noun Medicine/Medical.

excessively rapid heartbeat.

Origin of tachycardia

First recorded in 1885–90; tachy- + -cardia
Dictionary.com Unabridged Based on the Random House Unabridged Dictionary, © Random House, Inc. 2019

Related Words for tachycardia

asystole, coronary

Examples from the Web for tachycardia

Historical Examples of tachycardia

  • Consequently the convulsions, tachycardia, and coma had to be ignored.


    Jesse Franklin Bone

  • I afterwards had periodical attacks of intermittence but never any tachycardia, at least none that lasted more than a few seconds.

  • But, as I rose, I suddenly felt acute pain along the sternum; at the same time began a strong crisis of tachycardia.

  • In tachycardia there is an irritation of the accelerator nerves to the heart, in brachycardia of the inhibitory nerves.


    James J. Walsh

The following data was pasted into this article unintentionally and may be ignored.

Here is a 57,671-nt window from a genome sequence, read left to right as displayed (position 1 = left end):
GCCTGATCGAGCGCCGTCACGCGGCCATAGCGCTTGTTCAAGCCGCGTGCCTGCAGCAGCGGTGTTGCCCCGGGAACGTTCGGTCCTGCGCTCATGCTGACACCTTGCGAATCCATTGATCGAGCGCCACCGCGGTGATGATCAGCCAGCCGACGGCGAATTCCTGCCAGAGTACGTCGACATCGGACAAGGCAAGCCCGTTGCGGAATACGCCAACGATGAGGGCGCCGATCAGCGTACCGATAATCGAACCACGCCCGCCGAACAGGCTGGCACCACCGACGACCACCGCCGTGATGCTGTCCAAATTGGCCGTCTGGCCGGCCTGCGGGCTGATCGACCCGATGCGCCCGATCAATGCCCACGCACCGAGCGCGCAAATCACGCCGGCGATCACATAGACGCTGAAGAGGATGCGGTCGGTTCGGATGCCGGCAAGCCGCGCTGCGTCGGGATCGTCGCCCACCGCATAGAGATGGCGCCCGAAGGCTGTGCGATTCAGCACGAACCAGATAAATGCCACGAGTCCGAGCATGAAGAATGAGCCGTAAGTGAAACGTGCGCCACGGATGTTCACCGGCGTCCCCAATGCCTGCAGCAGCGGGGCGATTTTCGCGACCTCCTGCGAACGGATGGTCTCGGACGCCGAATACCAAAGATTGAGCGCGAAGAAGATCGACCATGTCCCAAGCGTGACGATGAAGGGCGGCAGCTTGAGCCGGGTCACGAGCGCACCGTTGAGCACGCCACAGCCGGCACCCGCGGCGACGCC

• Tachycardia is the name applied to a more or less permanent increase in the rate of the heart-beat.

British Dictionary definitions for tachycardia



pathol abnormally rapid beating of the heart, esp over 100 beats per minuteCompare bradycardia
Derived Formstachycardiac (ˌtækɪˈkɑːdɪˌæk), adjective
Collins English Dictionary - Complete & Unabridged 2012 Digital Edition © William Collins Sons & Co. Ltd. 1979, 1986 © HarperCollins Publishers 1998, 2000, 2003, 2005, 2006, 2007, 2009, 2012

Word Origin and History for tachycardia

1868, Modern Latin, coined 1867 by German-born physician Hermann Lebert (1813-1878) from tachy- "swift" + kardia "heart" (see cardiac).

Online Etymology Dictionary, © 2010 Douglas Harper

tachycardia in Medicine




A rapid heart rate, especially one above 100 beats per minute in an adult.tachyrhythmia
The American Heritage® Stedman's Medical Dictionary Copyright © 2002, 2001, 1995 by Houghton Mifflin Company. Published by Houghton Mifflin Company.